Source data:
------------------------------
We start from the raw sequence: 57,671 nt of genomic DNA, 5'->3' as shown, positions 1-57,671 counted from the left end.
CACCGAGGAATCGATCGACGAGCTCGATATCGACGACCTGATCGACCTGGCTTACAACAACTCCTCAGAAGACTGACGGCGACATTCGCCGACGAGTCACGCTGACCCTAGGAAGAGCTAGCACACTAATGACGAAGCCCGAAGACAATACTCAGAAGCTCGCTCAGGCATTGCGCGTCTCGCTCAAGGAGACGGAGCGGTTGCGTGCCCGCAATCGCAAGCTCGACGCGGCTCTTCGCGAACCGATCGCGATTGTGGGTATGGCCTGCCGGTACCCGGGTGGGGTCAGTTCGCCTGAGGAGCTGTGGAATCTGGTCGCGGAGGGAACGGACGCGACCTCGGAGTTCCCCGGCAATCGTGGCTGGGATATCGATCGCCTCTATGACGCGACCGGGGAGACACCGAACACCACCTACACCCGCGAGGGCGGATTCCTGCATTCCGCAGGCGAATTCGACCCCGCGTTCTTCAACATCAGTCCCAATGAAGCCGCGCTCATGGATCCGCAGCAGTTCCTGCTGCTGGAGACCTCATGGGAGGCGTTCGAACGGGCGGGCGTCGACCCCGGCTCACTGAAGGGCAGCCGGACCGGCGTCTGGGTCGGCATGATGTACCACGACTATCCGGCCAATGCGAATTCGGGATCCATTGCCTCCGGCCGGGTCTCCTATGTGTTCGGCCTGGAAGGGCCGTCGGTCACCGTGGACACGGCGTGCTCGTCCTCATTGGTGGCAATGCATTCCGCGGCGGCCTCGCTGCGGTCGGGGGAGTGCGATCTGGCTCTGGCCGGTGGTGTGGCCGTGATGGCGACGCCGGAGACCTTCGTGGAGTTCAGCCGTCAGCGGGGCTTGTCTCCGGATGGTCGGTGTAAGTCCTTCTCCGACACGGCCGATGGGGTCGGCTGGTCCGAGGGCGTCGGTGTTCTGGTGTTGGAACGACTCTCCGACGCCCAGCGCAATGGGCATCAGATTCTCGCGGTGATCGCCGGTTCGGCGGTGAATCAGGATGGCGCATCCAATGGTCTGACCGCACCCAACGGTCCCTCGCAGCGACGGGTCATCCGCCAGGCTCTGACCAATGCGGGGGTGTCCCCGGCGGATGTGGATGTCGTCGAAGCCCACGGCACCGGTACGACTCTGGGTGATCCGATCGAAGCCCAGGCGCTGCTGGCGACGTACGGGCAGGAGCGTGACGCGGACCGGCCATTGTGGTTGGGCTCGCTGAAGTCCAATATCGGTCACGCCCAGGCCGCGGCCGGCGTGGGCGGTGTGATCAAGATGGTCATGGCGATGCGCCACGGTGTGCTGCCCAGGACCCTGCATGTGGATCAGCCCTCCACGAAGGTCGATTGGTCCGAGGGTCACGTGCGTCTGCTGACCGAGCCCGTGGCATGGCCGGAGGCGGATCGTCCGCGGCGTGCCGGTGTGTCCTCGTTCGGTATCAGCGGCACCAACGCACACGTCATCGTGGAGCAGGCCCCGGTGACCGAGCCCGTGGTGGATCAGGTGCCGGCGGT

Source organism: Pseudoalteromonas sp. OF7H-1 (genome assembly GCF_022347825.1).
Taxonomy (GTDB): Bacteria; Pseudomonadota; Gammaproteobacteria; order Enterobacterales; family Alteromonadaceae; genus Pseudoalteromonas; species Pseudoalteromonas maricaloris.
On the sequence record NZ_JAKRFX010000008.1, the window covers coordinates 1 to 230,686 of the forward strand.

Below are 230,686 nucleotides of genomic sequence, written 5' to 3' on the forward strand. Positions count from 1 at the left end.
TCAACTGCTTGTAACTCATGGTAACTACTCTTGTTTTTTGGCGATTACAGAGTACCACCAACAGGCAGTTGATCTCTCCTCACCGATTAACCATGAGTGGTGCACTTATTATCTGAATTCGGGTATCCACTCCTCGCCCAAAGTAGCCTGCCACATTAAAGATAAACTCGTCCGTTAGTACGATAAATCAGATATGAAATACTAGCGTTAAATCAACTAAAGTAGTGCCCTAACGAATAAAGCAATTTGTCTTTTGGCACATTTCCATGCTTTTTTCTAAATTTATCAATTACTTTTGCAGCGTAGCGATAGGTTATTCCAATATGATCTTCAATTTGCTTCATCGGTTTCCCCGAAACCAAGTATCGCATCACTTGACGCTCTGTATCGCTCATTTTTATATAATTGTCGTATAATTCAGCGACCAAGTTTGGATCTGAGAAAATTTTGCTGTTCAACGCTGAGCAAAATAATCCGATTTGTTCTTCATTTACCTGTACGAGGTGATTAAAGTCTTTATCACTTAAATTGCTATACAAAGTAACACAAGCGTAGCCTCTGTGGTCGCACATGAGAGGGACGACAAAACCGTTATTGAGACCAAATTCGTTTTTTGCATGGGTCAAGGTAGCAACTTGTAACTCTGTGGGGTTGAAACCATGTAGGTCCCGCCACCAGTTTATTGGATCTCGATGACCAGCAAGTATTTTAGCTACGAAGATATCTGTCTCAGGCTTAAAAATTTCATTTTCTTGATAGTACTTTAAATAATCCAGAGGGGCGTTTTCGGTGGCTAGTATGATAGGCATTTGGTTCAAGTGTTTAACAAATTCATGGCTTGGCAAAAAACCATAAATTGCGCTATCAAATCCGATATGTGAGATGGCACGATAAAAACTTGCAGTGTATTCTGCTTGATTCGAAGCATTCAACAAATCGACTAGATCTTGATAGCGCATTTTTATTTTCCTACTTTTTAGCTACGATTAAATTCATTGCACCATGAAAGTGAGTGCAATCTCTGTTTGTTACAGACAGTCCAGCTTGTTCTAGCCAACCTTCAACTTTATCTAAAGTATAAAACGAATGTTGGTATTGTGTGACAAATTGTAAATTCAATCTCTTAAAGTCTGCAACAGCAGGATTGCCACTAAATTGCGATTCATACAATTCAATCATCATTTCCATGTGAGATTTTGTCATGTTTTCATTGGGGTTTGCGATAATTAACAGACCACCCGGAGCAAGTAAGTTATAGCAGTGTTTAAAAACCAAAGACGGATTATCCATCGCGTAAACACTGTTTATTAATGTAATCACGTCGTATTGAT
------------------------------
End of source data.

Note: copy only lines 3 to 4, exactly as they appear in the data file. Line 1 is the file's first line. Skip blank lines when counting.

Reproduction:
Source organism: Pseudoalteromonas sp. OF7H-1 (genome assembly GCF_022347825.1).
Taxonomy (GTDB): Bacteria; Pseudomonadota; Gammaproteobacteria; order Enterobacterales; family Alteromonadaceae; genus Pseudoalteromonas; species Pseudoalteromonas maricaloris.